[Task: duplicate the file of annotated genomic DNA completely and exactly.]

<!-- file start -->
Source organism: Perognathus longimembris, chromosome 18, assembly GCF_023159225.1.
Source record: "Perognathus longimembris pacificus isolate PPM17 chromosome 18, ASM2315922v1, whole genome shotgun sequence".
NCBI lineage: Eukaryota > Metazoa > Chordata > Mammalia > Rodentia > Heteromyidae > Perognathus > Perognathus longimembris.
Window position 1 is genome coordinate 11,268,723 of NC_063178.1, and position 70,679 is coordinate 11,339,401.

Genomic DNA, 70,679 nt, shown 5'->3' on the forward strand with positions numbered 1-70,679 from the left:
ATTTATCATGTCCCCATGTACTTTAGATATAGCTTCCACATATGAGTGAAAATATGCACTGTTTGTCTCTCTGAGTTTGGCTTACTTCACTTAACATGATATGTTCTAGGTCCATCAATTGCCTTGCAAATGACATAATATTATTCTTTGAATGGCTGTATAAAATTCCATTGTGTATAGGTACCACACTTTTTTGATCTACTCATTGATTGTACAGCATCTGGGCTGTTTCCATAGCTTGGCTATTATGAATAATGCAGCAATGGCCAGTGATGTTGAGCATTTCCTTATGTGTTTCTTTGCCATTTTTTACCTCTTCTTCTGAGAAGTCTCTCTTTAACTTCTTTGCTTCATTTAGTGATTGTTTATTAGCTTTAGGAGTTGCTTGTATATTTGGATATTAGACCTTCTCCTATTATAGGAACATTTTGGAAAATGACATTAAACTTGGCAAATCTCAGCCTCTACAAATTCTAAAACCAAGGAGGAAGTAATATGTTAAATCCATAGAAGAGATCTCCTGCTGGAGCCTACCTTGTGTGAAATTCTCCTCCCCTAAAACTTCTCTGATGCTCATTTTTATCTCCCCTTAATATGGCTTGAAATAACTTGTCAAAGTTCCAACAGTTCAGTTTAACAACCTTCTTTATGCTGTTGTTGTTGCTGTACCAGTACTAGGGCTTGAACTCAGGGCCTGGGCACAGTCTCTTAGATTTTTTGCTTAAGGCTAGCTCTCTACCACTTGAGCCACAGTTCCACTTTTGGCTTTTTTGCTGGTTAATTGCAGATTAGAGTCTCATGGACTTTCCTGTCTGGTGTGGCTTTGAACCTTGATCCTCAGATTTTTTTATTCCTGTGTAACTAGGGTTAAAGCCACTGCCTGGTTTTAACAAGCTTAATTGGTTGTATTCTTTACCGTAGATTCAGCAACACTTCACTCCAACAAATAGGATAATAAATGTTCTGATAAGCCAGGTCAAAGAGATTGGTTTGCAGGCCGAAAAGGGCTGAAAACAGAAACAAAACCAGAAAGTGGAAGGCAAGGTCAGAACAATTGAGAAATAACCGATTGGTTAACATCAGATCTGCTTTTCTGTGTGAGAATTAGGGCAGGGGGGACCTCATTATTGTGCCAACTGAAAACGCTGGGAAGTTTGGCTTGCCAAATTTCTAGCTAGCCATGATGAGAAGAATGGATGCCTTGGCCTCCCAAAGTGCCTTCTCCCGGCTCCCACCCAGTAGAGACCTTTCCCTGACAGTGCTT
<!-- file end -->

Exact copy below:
Source organism: Perognathus longimembris, chromosome 18, assembly GCF_023159225.1.
Source record: "Perognathus longimembris pacificus isolate PPM17 chromosome 18, ASM2315922v1, whole genome shotgun sequence".
NCBI lineage: Eukaryota > Metazoa > Chordata > Mammalia > Rodentia > Heteromyidae > Perognathus > Perognathus longimembris.
Window position 1 is genome coordinate 11,268,723 of NC_063178.1, and position 70,679 is coordinate 11,339,401.

Genomic DNA, 70,679 nt, shown 5'->3' on the forward strand with positions numbered 1-70,679 from the left:
ATTTATCATGTCCCCATGTACTTTAGATATAGCTTCCACATATGAGTGAAAATATGCACTGTTTGTCTCTCTGAGTTTGGCTTACTTCACTTAACATGATATGTTCTAGGTCCATCAATTGCCTTGCAAATGACATAATATTATTCTTTGAATGGCTGTATAAAATTCCATTGTGTATAGGTACCACACTTTTTTGATCTACTCATTGATTGTACAGCATCTGGGCTGTTTCCATAGCTTGGCTATTATGAATAATGCAGCAATGGCCAGTGATGTTGAGCATTTCCTTATGTGTTTCTTTGCCATTTTTTACCTCTTCTTCTGAGAAGTCTCTCTTTAACTTCTTTGCTTCATTTAGTGATTGTTTATTAGCTTTAGGAGTTGCTTGTATATTTGGATATTAGACCTTCTCCTATTATAGGAACATTTTGGAAAATGACATTAAACTTGGCAAATCTCAGCCTCTACAAATTCTAAAACCAAGGAGGAAGTAATATGTTAAATCCATAGAAGAGATCTCCTGCTGGAGCCTACCTTGTGTGAAATTCTCCTCCCCTAAAACTTCTCTGATGCTCATTTTTATCTCCCCTTAATATGGCTTGAAATAACTTGTCAAAGTTCCAACAGTTCAGTTTAACAACCTTCTTTATGCTGTTGTTGTTGCTGTACCAGTACTAGGGCTTGAACTCAGGGCCTGGGCACAGTCTCTTAGATTTTTTGCTTAAGGCTAGCTCTCTACCACTTGAGCCACAGTTCCACTTTTGGCTTTTTTGCTGGTTAATTGCAGATTAGAGTCTCATGGACTTTCCTGTCTGGTGTGGCTTTGAACCTTGATCCTCAGATTTTTTTATTCCTGTGTAACTAGGGTTAAAGCCACTGCCTGGTTTTAACAAGCTTAATTGGTTGTATTCTTTACCGTAGATTCAGCAACACTTCACTCCAACAAATAGGATAATAAATGTTCTGATAAGCCAGGTCAAAGAGATTGGTTTGCAGGCCGAAAAGGGCTGAAAACAGAAACAAAACCAGAAAGTGGAAGGCAAGGTCAGAACAATTGAGAAATAACCGATTGGTTAACATCAGATCTGCTTTTCTGTGTGAGAATTAGGGCAGGGGGGACCTCATTATTGTGCCAACTGAAAACGCTGGGAAGTTTGGCTTGCCAAATTTCTAGCTAGCCATGATGAGAAGAATGGATGCCTTGGCCTCCCAAAGTGCCTTCTCCCGGCTCCCACCCAGTAGAGACCTTTCCCTGACAGTGCTT